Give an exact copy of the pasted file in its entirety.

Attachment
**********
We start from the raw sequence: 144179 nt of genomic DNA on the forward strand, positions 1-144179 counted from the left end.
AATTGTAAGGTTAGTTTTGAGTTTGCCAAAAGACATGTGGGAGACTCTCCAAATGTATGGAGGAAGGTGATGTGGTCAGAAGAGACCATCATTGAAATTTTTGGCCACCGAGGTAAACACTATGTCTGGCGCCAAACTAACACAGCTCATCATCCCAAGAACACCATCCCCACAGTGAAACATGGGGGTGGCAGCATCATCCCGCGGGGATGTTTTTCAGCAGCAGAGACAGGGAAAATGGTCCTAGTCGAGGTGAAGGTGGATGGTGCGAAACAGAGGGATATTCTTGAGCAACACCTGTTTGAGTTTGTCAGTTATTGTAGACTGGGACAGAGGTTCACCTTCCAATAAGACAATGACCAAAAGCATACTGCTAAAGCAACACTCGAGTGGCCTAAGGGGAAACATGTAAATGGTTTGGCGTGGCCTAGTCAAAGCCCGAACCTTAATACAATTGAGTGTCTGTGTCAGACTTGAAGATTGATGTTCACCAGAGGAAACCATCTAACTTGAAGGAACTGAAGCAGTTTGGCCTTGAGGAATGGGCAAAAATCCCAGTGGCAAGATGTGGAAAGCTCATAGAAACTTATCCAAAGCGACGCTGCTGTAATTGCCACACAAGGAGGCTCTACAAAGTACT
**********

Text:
We start from the raw sequence: 144179 nt of genomic DNA on the forward strand, positions 1-144179 counted from the left end.
AATTGTAAGGTTAGTTTTGAGTTTGCCAAAAGACATGTGGGAGACTCTCCAAATGTATGGAGGAAGGTGATGTGGTCAGAAGAGACCATCATTGAAATTTTTGGCCACCGAGGTAAACACTATGTCTGGCGCCAAACTAACACAGCTCATCATCCCAAGAACACCATCCCCACAGTGAAACATGGGGGTGGCAGCATCATCCCGCGGGGATGTTTTTCAGCAGCAGAGACAGGGAAAATGGTCCTAGTCGAGGTGAAGGTGGATGGTGCGAAACAGAGGGATATTCTTGAGCAACACCTGTTTGAGTTTGTCAGTTATTGTAGACTGGGACAGAGGTTCACCTTCCAATAAGACAATGACCAAAAGCATACTGCTAAAGCAACACTCGAGTGGCCTAAGGGGAAACATGTAAATGGTTTGGCGTGGCCTAGTCAAAGCCCGAACCTTAATACAATTGAGTGTCTGTGTCAGACTTGAAGATTGATGTTCACCAGAGGAAACCATCTAACTTGAAGGAACTGAAGCAGTTTGGCCTTGAGGAATGGGCAAAAATCCCAGTGGCAAGATGTGGAAAGCTCATAGAAACTTATCCAAAGCGACGCTGCTGTAATTGCCACACAAGGAGGCTCTACAAAGTACT